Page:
By Nicole Montesano • Staff Writer • 

Bar rejects conspiracy complaints against Videtich, Sanai

A second Oregon State Bar complaint against Sanai, alleging failure to report disciplinary action brought against him in Washington, remains under active investigation. So does the Washington case, in which Sanai is trying to stave off disbarment action recommended by the Washington State Bar — action that would threaten his ability to continue practicing law in Oregon as well.

Attorney John Hingson filed the complaints against Videtich and Sanai after succeeding in getting a DUII charge dismissed on behalf of Newberg resident Timothy Forbes. The first trial resulted in a hung jury, the second in dismissal for failure to meet the accused’s constitutional right to a speedy trial.

Hingson complained that Videtich and Sanai conspired to withhold the personnel records of then-deputy Thomas Hoy during the discovery process. He said that actionviolated due process because the file contained material the defense could have used to cast doubt on Hoy’s credibility.

Forbes has made similar allegations in a federal lawsuit against the county that names District Attorney Brad Berry and Sheriff Jack Crabtree in addition to Viedetich, Sanai and Hoy. He also accused Sanai of lying under oath when the counsel testified he was not aware of anything in the file that would be subject to the rules of discovery.

However, the bar’s assistant disciplinary counsel, Kellie Johnson, did not find those arguments sufficiently supported.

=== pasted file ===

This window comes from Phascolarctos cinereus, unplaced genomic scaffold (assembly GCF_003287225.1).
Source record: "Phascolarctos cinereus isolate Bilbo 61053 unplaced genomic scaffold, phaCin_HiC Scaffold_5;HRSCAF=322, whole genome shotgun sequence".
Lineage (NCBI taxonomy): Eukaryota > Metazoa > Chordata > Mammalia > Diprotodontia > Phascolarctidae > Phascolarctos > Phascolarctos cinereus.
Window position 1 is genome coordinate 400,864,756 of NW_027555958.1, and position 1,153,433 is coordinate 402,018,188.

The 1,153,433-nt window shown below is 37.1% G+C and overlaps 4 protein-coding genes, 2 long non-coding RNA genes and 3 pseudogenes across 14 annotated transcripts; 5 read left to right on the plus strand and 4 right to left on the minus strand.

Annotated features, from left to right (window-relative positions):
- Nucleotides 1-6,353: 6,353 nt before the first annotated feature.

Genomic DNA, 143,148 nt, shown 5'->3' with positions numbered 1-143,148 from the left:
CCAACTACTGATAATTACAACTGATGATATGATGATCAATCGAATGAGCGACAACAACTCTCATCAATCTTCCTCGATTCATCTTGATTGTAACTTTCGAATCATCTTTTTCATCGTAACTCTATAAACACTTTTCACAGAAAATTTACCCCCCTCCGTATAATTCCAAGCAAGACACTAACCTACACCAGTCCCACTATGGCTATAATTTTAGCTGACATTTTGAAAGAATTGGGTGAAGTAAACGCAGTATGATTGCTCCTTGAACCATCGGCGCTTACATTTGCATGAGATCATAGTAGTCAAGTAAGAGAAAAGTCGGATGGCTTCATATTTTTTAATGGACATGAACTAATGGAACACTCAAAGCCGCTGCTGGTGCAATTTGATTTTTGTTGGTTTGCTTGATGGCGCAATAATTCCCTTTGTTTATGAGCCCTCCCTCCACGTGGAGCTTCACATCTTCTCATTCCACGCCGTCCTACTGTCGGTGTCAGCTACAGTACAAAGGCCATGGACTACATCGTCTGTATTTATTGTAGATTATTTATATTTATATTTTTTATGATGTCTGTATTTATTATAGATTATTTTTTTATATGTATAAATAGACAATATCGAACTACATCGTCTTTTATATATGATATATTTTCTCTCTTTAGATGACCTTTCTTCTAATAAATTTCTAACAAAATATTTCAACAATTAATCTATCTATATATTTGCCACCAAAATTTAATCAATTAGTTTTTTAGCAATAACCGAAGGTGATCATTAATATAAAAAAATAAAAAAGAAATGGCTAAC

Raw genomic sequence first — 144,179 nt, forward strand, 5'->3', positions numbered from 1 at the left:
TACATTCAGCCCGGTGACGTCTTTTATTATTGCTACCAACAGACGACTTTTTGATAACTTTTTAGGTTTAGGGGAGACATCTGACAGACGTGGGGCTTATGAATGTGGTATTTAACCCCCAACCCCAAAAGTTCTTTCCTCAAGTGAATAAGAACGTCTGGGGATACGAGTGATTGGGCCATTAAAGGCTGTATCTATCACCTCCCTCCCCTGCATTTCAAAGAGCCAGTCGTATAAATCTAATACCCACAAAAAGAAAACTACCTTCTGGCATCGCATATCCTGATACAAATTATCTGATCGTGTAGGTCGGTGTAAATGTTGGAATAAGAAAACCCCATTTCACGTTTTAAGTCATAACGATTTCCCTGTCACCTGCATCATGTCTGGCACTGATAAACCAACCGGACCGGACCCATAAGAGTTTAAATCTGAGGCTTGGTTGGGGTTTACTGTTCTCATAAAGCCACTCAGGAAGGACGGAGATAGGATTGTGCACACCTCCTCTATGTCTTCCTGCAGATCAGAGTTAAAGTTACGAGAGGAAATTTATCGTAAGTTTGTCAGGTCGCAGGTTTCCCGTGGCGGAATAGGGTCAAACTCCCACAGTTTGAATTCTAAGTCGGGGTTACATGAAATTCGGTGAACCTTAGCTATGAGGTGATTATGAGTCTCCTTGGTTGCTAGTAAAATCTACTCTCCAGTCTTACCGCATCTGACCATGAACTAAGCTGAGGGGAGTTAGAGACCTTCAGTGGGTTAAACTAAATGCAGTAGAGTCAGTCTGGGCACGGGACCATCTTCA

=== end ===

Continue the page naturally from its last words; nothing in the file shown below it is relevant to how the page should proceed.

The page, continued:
In a written decision, Johnson cleared Videtich because Hingson did not specifically ask him for Hoy’s personnel file, and under state law, “an officer’s personnel records are generally not discoverable.”

Hingson argued that Videtich should have known there would be material in the file helpful to the defense and provided it when asked in the discovery process for any records material to the defense. Johnson disagreed, concluding Videtich “did not have reason to undertake a unilateral review of these records.”

Johnson also rejected Hingson’s argument that Sanai had kept the personnel records in his office specifically to avoid legal discovery requirements. “Rather than subterfuge, it appears reasonable that the county counsel would maintain the personnel records of county employees, including those of the sheriff’s deputies,” he said.

Sanai had reviewed the file and testified to that effect under oath. He went on to tell presiding judge Cal Tichenor he had not seen anything in the file that he thought would be “useful to the defendant.”

After asking to see the file himself and reviewing it in chambers, Tichenor rebuked Sanai, commenting on the record that his characterization of the files had not been accurate.

In his ruling, Johnson said, “Judge Tichenor’s comments … show that the judge was unconvinced and perhaps offended by Mr. Sanai’s professed inability to find/produce exculpatory documents.” But he told Hingson, “You have not provided any evidence that Mr. Sanai made an inaccurate representation that he knew was false and material.”

Johnson said Sanai merely expressed an opinion, based on his review of the file, and Tichenor, based on his own review, “apparently disagreed.”

She noted that Tichenor did not make an official finding of misconduct on Sanai’s part. He went on to say, “A court’s comment on the record – however critical of counsel’s conduct – is not sufficient to prove a violation of the ethics rules.”

Hingson has until Jan. 23 to contest the dismissals.

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